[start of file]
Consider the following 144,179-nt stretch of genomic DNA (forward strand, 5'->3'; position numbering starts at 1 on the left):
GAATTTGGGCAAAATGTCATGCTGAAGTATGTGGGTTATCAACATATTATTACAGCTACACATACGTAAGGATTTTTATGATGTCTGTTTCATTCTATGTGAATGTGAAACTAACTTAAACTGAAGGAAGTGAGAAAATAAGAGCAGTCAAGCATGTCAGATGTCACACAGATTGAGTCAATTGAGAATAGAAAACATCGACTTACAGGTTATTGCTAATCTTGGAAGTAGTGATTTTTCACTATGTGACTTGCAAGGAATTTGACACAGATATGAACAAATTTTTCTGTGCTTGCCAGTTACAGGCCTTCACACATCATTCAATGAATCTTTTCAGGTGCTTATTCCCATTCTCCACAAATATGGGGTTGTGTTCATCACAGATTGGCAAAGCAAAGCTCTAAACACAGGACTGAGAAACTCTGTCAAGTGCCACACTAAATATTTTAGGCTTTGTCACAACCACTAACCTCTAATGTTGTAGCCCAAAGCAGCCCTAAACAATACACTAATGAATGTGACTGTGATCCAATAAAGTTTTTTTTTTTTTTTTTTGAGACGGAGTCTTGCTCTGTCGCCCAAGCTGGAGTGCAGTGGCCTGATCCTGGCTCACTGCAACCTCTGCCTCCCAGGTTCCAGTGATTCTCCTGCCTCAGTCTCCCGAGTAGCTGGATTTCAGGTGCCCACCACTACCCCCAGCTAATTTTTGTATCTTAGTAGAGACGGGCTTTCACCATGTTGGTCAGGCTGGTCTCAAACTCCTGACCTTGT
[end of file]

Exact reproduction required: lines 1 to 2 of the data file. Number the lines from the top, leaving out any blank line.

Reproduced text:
Consider the following 144,179-nt stretch of genomic DNA (forward strand, 5'->3'; position numbering starts at 1 on the left):
GAATTTGGGCAAAATGTCATGCTGAAGTATGTGGGTTATCAACATATTATTACAGCTACACATACGTAAGGATTTTTATGATGTCTGTTTCATTCTATGTGAATGTGAAACTAACTTAAACTGAAGGAAGTGAGAAAATAAGAGCAGTCAAGCATGTCAGATGTCACACAGATTGAGTCAATTGAGAATAGAAAACATCGACTTACAGGTTATTGCTAATCTTGGAAGTAGTGATTTTTCACTATGTGACTTGCAAGGAATTTGACACAGATATGAACAAATTTTTCTGTGCTTGCCAGTTACAGGCCTTCACACATCATTCAATGAATCTTTTCAGGTGCTTATTCCCATTCTCCACAAATATGGGGTTGTGTTCATCACAGATTGGCAAAGCAAAGCTCTAAACACAGGACTGAGAAACTCTGTCAAGTGCCACACTAAATATTTTAGGCTTTGTCACAACCACTAACCTCTAATGTTGTAGCCCAAAGCAGCCCTAAACAATACACTAATGAATGTGACTGTGATCCAATAAAGTTTTTTTTTTTTTTTTTTGAGACGGAGTCTTGCTCTGTCGCCCAAGCTGGAGTGCAGTGGCCTGATCCTGGCTCACTGCAACCTCTGCCTCCCAGGTTCCAGTGATTCTCCTGCCTCAGTCTCCCGAGTAGCTGGATTTCAGGTGCCCACCACTACCCCCAGCTAATTTTTGTATCTTAGTAGAGACGGGCTTTCACCATGTTGGTCAGGCTGGTCTCAAACTCCTGACCTTGT